The great Iain Banks has died. We had known this day was coming, of course, after Iain announced his terminal illness a couple of months ago. But it still feels to have happened shockingly, unfairly soon. My thoughts are with Iain's family and friends, and I am very sad that we only got to meet on a handful of occasions.
Here's a snap taken at the last such meeting, late last year, when Iain, Peter Hamilton and I teamed up for a Google hang-out. It was terrific fun, as I think you can tell from the smiles on our faces. Iain was on excellent good form - it was, as ever, a wonderful thing just to be able to hang out with him.
After the event, the three of us went to a nearby pub for a quick pint. Iain had to dash off (Peter and I continued on for a pizza and more beer) but I remember telling Iain that I looked forward to seeing him soon as I wanted to tell him something about Raw Spirit, his 2003 book on whisky. Iain laughed with that particular glint in his eye, but time was tight and the story had to wait. I was confident I'd get a chance one day.
Well, it's not much of a story (the main thing was that it was Iain's book) but here it is anyway. I have had a layman's liking for single malt whiskies for many years without ever going deeper than that simple, uncluttered appreciation. A few months earlier, though, I had picked up a copy of Raw Spirit in the interests of educating myself. On the train up to London I read about the smokey and peatey Laphroaig, which I knew I had tasted and liked, and also Lagavulin, which I did not think I had sampled. That was my mission, then - to try some Lagavulin at the earliest opportunity, and see how it measured up against the Laphroaig.
That night I had attended some literary thing and found myself back in my hotel, alone, at the unreasonably early hour of 10.00 pm. I'm normally a bit hyper after these things so rather than squirrel myself away in the room, I generally prefer to go down to the bar and have a quiet and reflective drink. Suitably emboldened, I stuffed some cash into my pocket and wandered down to the bar. Scanning the whiskies I immediately spotted a bottle of the fabled and as yet unsampled Lagavulin. Just the ticket, I thought. I asked the barman to pour me a single measure, without ice or water. Supposedly you really ought to drink whisky with a small amount of water to activate the aroma (I was told this by a friendly and authoritative Scots barman, during another post-literary drink, but old habits die hard). The London barman poured me my whisky, gave me the glass and told me my single measure would cost in excess of ten pounds.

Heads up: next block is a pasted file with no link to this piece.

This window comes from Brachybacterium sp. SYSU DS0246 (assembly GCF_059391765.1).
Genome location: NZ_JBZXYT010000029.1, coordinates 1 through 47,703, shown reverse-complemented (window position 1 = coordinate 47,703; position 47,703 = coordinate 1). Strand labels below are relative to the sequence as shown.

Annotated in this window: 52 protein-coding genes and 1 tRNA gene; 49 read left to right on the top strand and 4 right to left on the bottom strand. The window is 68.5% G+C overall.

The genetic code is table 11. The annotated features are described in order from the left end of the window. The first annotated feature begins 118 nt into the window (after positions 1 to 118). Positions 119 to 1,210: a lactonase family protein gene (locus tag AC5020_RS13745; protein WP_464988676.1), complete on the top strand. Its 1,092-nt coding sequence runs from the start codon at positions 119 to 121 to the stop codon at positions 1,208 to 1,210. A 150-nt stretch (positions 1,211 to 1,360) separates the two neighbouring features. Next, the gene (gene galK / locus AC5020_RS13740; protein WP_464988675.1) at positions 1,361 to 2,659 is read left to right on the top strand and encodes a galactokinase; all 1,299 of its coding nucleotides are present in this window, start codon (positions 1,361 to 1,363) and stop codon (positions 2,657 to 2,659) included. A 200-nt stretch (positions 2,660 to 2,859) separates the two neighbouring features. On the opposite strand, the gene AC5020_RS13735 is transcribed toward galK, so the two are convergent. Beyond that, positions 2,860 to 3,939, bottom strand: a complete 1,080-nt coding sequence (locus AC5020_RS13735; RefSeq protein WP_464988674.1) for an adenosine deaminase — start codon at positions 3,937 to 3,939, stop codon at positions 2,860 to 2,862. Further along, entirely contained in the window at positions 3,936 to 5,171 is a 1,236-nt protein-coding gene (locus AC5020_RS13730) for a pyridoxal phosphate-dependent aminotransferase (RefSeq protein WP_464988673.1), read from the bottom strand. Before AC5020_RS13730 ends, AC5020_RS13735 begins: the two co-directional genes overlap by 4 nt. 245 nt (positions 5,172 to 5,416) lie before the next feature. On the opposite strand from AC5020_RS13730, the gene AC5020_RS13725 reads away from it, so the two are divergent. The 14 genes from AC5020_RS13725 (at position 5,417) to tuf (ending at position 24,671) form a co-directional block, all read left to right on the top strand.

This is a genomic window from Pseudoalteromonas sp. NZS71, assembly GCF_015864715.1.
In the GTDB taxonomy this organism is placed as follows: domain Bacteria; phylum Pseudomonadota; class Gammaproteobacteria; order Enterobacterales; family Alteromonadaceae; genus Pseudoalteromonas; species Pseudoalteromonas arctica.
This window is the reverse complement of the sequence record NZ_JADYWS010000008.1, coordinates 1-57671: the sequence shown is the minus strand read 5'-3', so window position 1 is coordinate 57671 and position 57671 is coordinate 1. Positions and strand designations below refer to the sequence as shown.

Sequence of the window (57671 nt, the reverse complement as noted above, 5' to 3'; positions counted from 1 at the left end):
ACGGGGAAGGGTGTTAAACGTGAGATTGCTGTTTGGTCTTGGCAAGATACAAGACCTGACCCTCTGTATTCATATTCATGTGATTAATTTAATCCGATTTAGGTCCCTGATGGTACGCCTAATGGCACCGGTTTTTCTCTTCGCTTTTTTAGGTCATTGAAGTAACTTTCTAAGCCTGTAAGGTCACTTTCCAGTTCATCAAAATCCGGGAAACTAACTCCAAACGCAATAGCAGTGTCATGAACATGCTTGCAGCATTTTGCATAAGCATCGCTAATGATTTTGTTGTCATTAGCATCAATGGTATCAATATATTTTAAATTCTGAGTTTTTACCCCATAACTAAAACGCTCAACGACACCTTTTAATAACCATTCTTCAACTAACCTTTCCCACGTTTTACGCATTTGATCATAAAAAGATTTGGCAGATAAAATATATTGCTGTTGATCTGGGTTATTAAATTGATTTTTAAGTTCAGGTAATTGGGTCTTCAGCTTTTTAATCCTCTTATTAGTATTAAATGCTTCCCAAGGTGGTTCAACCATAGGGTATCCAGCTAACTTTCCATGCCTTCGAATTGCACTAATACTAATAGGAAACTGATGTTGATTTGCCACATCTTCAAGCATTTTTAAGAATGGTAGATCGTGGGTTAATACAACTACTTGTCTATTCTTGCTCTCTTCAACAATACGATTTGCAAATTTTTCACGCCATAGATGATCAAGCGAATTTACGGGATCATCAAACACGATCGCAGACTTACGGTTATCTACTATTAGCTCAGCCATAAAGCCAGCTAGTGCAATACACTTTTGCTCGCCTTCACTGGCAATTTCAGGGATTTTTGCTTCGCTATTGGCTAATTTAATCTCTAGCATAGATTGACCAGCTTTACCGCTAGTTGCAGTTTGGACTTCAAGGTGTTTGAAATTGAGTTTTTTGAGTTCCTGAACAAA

Yes, that was a shock to me as well - London prices, I suppose - and this was a very swish hotel by my usual standards. But to my dismay I simply did not have enough money on me. The room had been paid for me, so I did not want to get into the complication of charging the drink to my account, and then having to sort that out in the morning. Instead I rather lamely apologised and said I would need to return to my room to get more money, which might take several minutes.
The barman, though, waved aside my embarrasment, took the money I had on me, and told me to enjoy my Lagavulin. Which I did, adding it to my mental register of sampled whiskies, and deciding that it compared well against the Laphroaig. Just the one measure, though. I suppose, in the back of my mind, I might have been half anticipating another, if the Lagavulin had cost about half what it did.
So there - not, as I said, very much of a story, but I think Iain would have been tickled - it was his book, after all, that had brought me to this bar - and at the very least I'd have enjoyed being gently steered to some other discovery.
I did not know Iain terribly well - we had met on, I think, three occasions - but I liked him tremendously and found in his enthusiasms exactly the person you might hope had written all those dense and imaginative novels. If you felt that you knew Iain through his work, then - on my admittedly limited experience of the man - you probably did.
And now I'm off to have a look through my whiskies, because I fancy a dram.
[Update - it was a glass of Laphroaig, because that was all I had in. But very nice all the same.]